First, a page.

Isoluminance in stereo

Luminance (somewhat analogous to Radiance which I’ve discussed before) is a funny thing, it and its effects on human color perception have been discussed at length in academic circles. It is thankfully an SI unit, and can ground us in beginning discussions on how to interpret image data. The benefits of using SI units, as discussed before on this blog, include being able to conduct lab tests within which we have an absolute unit on which to control experiments.

Luminance has its issues however, as it is altogether separate from any chromatic information contained in a pixel due to the fact that it’s a measure of power. This is summed up neatly within the Helmholtz-Kohlraush effect, where for certain RGB-Gray conversions, different colours which are very apparent to the human observer will be converted to the same histogram in grayscale due to having the same luminance (Figure 1, colour image above the line – converted to grayscale below it).

Figure 1. By Tyathalae – Own work. Licensed under CC BY-SA 4.0 via Wikimedia Commons

Recently, we’ve been seeing more discussions on these issues as multi-view stereo becomes more popular due to the ease of accessibility. Within certain software packages (Such as VisualSfM, MicMac) we see the standard NTSC mapping being used, typified by a linear conversion:

R*0.299 + G*0.587 + B*0.114

There are many sensible reasons why this is used, but are mainly grounded on tri-stimulus color theory with regards to human vision. The fact that this has the potential to map different colours to the same luminance points towards an area which potentially hasn’t been optimized in stereo setups, though frequently discussed (Benedetti et al. give a good summary). If we encounter isoluminant surfaces and are engaging in any sort of sparse/dense stereo matching we may get into trouble.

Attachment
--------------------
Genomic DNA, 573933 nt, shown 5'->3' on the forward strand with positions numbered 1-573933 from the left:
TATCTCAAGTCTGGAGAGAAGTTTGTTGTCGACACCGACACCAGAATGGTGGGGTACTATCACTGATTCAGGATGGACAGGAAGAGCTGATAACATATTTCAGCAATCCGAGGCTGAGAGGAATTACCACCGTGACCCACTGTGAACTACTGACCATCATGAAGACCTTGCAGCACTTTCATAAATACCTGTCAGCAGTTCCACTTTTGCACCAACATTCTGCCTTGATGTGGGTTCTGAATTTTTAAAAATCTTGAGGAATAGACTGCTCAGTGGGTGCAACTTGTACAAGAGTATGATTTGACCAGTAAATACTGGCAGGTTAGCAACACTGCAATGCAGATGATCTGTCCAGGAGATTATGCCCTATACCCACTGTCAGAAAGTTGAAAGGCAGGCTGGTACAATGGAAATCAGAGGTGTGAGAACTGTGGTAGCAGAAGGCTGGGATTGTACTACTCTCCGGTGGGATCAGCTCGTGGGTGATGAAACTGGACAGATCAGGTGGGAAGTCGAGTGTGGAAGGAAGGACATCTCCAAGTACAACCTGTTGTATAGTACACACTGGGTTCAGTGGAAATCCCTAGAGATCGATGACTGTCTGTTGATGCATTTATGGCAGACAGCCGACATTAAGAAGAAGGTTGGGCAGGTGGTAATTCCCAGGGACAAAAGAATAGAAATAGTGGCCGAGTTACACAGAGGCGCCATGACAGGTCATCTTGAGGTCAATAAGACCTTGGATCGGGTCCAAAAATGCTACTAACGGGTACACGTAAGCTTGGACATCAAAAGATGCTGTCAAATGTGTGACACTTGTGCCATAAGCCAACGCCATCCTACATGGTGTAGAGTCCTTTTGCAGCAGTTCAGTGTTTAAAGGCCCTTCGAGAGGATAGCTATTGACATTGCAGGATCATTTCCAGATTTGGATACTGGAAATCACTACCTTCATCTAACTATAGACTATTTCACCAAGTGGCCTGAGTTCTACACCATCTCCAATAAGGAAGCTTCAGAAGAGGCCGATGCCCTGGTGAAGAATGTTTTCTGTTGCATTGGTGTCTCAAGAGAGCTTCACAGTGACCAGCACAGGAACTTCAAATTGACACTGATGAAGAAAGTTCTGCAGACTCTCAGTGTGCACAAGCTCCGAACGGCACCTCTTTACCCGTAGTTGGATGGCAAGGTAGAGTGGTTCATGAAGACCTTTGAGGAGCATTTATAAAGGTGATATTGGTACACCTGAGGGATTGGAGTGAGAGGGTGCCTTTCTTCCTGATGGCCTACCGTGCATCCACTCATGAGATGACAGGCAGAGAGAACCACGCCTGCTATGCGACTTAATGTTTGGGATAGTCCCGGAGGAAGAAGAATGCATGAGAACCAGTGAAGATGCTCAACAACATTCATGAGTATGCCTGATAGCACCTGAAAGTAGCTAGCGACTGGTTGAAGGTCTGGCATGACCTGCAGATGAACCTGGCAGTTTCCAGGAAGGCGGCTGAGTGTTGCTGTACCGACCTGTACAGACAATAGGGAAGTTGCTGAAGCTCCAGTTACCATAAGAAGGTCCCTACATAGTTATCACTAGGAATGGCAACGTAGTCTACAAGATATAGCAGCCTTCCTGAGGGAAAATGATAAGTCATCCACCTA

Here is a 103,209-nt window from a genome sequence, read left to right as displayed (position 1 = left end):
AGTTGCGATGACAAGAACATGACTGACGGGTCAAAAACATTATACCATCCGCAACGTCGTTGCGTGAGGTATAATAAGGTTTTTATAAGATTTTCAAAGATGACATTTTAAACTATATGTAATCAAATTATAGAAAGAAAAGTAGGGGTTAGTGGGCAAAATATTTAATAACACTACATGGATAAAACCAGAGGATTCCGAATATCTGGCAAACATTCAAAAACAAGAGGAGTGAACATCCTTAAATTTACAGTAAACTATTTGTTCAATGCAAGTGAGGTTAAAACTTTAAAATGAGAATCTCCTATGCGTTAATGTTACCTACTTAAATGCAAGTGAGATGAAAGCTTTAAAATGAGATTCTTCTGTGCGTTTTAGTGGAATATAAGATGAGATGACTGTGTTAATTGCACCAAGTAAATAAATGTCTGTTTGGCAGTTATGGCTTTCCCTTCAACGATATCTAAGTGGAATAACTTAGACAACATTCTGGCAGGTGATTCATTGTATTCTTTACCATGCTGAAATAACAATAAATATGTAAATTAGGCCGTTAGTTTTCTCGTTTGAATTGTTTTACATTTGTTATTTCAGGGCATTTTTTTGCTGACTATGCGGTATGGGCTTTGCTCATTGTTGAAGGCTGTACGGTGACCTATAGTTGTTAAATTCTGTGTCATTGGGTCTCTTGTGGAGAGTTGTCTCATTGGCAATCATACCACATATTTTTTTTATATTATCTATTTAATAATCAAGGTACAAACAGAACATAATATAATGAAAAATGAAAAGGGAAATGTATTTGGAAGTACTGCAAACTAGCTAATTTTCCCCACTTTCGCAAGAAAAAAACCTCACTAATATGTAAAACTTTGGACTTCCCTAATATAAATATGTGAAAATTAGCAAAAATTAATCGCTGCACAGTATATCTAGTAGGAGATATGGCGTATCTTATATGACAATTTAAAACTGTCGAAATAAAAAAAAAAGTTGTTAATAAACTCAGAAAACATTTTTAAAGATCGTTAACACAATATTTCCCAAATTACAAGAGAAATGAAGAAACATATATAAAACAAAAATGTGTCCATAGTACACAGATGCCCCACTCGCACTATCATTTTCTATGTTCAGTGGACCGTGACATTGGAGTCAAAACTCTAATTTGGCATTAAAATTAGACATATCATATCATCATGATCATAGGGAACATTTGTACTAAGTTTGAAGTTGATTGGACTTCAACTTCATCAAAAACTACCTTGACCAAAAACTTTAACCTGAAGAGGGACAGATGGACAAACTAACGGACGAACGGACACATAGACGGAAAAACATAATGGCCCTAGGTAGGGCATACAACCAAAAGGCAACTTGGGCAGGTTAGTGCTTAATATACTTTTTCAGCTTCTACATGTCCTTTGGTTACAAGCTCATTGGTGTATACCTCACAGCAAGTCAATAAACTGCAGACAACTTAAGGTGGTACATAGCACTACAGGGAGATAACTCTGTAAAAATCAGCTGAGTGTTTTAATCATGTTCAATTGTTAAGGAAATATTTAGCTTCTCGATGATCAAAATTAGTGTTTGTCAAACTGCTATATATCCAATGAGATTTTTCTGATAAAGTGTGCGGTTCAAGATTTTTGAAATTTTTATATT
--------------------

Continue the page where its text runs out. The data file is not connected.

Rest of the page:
To remedy this, many scientists have embarked to try to optimize the use of chrominance information in these conversions (See Grundland, 2005 for one example or this page for a summary of various work). This is easier said than done, as in the challenging conditions where this will particularly needed such as a bright scene with multiple isoluminant colours, having a limited number of histogram bins in which to place the data can be tricky.

For multi-view stereo, there is another consideration which hasn’t been as widely discussed. While performing non-linear conversions can be very useful, once these are applied across an image block the conversions may yield inconsistent results depending on the image content. I can imagine image blocks where this may be particularly apparent, for example when there is a dramatic color change over several images which doesn’t exist in other parts of the block. Thus, when considering multi-view stereo when using conversions where color-balance will be lost my gut says that there’s a chance we’re over-processing.

I’ve been considering this for several months now, and as we begin to see claims of improvements in the process, I’ll be sure to keep on reading and give my 2 cents on which methods I think would be best, stay tuned for more!


A chapter on filters

I thought I’d make a quick note to recommend a chapter available online detailing some basics of smoothing/’enhancement’ filters, denoising and a very good introduction to the fourier transform from the perspective of images. I particularly like the basic example using the 4×4 array at the start of the section (page 15), which certainly clarified some confusion I was having about interpreting the transforms!  While the content is medical in nature, and perhaps the section on the wiener filter doesn’t apply to geoscience (though maybe for segmentation?) I still really enjoyed reading this nonetheless and will be using it again!